UPDATED MAY 2020
Sotheby’s and Christie’s launched their Banksy online only sales last year with impressive results, even this March in the midst of impending global doom Sotheby’s Banksy online only sale did well, however the pressure to consign the number of quality prints into these sales is on for these auctions where the fees to sell far outweigh the bonuses. MyArtBroker looks at why so many consigners are turning their back on auction in favour of more convenient collector networks.
With major contemporary art collectors looking for the best return on their investments it’s no wonder they’re favouring online platforms offering the same global reach and world class expertise as leading auction houses, for a fraction of the price. The facts are quite simple: if you are looking to sell your Banksy exactly when you want, without cost, and without ever having to move the work until it’s sold (these are the demands of most of our clients) then an auction house simply can’t help you.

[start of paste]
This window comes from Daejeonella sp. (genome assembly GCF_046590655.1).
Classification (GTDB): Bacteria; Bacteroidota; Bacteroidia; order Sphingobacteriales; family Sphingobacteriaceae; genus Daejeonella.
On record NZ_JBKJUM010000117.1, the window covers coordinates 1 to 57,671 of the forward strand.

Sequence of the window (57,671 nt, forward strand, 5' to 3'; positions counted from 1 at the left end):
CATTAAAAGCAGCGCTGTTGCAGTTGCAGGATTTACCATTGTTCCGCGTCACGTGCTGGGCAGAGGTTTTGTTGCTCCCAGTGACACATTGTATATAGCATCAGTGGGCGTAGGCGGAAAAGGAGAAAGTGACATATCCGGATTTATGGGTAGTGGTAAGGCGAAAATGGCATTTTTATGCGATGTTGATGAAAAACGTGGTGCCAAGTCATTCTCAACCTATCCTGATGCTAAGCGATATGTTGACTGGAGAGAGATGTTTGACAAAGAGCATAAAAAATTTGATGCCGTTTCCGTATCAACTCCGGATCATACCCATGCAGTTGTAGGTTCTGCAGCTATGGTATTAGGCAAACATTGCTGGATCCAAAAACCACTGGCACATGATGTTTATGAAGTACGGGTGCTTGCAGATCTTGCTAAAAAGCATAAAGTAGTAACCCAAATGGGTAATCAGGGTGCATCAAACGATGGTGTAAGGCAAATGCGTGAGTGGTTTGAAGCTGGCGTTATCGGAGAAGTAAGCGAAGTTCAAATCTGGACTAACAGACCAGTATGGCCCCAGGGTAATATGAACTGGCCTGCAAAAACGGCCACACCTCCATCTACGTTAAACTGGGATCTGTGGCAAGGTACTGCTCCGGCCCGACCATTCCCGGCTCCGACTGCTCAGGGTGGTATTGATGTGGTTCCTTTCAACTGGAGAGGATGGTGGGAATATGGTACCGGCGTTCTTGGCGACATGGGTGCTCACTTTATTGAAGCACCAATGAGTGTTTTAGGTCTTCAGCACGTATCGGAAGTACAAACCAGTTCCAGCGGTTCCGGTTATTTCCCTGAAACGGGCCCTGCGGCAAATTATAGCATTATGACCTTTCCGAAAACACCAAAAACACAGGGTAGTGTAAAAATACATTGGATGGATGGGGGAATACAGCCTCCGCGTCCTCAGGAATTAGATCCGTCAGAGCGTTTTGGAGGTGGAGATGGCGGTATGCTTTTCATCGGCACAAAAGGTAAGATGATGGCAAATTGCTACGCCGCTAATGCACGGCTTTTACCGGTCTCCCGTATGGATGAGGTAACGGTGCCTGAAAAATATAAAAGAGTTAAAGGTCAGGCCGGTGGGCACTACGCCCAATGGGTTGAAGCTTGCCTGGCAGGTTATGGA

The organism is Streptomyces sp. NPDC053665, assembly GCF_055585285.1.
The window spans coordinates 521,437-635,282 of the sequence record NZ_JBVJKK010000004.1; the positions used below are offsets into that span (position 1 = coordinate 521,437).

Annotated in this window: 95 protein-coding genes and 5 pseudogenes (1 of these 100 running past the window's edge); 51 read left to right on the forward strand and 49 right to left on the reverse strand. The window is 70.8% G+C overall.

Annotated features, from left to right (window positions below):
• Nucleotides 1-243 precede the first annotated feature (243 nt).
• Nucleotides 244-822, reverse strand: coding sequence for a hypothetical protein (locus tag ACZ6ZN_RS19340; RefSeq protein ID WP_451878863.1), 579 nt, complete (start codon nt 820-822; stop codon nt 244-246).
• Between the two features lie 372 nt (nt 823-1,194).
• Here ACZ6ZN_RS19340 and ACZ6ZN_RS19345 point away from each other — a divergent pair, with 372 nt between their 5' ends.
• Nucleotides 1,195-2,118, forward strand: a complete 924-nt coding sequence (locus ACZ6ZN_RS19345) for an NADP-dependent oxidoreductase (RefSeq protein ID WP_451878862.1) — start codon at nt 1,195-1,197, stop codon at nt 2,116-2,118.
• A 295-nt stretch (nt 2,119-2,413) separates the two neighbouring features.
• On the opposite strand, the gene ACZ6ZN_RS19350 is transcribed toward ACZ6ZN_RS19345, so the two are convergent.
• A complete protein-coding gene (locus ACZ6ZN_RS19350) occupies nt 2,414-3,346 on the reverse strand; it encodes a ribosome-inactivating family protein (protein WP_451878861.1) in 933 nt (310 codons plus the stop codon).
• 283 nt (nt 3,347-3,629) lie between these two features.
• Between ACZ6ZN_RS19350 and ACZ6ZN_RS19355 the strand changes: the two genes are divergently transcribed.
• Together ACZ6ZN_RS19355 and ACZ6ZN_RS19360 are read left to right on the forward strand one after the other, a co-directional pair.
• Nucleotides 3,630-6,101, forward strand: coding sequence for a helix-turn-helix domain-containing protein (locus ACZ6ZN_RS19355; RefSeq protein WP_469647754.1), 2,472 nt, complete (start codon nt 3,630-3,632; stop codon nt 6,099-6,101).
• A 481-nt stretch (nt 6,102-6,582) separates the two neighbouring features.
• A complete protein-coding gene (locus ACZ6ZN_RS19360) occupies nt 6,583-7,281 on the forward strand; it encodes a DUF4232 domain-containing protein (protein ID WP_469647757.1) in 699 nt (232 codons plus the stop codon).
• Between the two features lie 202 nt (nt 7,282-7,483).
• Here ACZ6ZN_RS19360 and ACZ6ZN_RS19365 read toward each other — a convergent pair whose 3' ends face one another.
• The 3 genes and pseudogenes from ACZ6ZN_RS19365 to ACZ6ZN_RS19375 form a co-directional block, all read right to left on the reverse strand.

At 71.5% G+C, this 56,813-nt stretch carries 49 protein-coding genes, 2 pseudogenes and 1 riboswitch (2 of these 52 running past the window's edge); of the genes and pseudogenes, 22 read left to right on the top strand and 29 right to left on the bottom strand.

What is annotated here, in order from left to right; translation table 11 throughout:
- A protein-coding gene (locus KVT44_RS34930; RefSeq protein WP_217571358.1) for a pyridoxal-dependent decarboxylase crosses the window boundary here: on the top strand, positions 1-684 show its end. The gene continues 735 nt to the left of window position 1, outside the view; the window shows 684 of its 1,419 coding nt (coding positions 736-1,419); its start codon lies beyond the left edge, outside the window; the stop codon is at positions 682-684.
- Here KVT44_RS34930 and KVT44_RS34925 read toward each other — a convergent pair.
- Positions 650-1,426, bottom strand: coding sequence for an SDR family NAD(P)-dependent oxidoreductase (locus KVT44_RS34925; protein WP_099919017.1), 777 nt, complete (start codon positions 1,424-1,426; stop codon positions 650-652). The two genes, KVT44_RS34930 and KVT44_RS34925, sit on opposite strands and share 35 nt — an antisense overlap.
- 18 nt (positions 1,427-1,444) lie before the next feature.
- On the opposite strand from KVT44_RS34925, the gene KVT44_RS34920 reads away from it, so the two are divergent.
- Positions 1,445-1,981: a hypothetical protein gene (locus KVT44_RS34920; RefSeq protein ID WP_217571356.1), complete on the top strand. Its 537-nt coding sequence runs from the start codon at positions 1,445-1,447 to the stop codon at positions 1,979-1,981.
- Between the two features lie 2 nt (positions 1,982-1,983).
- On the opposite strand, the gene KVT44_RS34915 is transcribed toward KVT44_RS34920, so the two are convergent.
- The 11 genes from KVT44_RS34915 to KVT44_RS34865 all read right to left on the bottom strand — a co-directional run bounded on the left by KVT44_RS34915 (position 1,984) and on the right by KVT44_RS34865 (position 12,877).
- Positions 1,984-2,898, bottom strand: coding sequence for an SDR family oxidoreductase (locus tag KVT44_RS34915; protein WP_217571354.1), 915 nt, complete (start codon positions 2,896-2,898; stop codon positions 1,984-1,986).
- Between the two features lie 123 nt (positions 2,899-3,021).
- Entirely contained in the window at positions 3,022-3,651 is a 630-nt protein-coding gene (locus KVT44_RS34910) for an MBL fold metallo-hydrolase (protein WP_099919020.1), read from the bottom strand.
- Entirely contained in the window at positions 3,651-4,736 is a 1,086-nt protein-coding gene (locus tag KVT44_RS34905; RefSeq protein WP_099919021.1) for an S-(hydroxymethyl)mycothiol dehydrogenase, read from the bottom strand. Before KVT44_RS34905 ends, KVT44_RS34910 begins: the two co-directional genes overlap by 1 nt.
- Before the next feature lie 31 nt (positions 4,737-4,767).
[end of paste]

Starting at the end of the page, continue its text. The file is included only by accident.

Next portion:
At MyArtBroker our seller’s fees are always at 0%, you have the ability to sell whenever you want, at the very best time to release the value of your work, and what is more, as far as Banksy goes, we own the largest dedicated international online network of buyers and sellers of contemporary and modern prints and editions in the world, and as a specialist online platform, that audience is undiluted and focuses primarily on Banksy, KAWS and Stik.
‘There are few better opportunities for financial growth to be found… Banksy is a growing investment asset for those looking to diversify their portfolio, and we’re very pleased to be able to offer one of the few dedicated networks of like-minded collectors to service that growing need.” Ian Syer, Founder of MyArtBroker
So, if figures show auction sales steadily decreasing why are the same auction houses still reporting a 16-18% net income increase over the same periods?